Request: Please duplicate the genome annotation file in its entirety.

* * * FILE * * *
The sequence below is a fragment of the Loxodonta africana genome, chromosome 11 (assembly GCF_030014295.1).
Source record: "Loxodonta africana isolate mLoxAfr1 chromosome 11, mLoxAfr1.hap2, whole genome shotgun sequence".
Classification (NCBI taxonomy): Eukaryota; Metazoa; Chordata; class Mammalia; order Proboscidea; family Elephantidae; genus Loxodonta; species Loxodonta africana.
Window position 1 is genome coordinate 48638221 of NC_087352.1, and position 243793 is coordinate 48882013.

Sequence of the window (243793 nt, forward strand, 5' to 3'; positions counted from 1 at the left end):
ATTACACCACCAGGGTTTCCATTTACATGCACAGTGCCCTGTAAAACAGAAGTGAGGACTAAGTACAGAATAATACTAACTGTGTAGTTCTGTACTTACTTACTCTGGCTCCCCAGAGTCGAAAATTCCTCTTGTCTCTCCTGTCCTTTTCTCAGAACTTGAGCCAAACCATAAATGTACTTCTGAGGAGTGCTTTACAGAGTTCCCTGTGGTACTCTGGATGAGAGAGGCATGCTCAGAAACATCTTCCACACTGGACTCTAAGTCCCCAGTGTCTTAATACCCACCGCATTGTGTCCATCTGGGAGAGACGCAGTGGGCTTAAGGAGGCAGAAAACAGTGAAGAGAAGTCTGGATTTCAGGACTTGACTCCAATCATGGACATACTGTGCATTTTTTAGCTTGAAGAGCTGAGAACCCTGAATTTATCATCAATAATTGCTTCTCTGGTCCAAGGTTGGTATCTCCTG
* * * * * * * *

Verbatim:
The sequence below is a fragment of the Loxodonta africana genome, chromosome 11 (assembly GCF_030014295.1).
Source record: "Loxodonta africana isolate mLoxAfr1 chromosome 11, mLoxAfr1.hap2, whole genome shotgun sequence".
Classification (NCBI taxonomy): Eukaryota; Metazoa; Chordata; class Mammalia; order Proboscidea; family Elephantidae; genus Loxodonta; species Loxodonta africana.
Window position 1 is genome coordinate 48638221 of NC_087352.1, and position 243793 is coordinate 48882013.

Sequence of the window (243793 nt, forward strand, 5' to 3'; positions counted from 1 at the left end):
ATTACACCACCAGGGTTTCCATTTACATGCACAGTGCCCTGTAAAACAGAAGTGAGGACTAAGTACAGAATAATACTAACTGTGTAGTTCTGTACTTACTTACTCTGGCTCCCCAGAGTCGAAAATTCCTCTTGTCTCTCCTGTCCTTTTCTCAGAACTTGAGCCAAACCATAAATGTACTTCTGAGGAGTGCTTTACAGAGTTCCCTGTGGTACTCTGGATGAGAGAGGCATGCTCAGAAACATCTTCCACACTGGACTCTAAGTCCCCAGTGTCTTAATACCCACCGCATTGTGTCCATCTGGGAGAGACGCAGTGGGCTTAAGGAGGCAGAAAACAGTGAAGAGAAGTCTGGATTTCAGGACTTGACTCCAATCATGGACATACTGTGCATTTTTTAGCTTGAAGAGCTGAGAACCCTGAATTTATCATCAATAATTGCTTCTCTGGTCCAAGGTTGGTATCTCCTG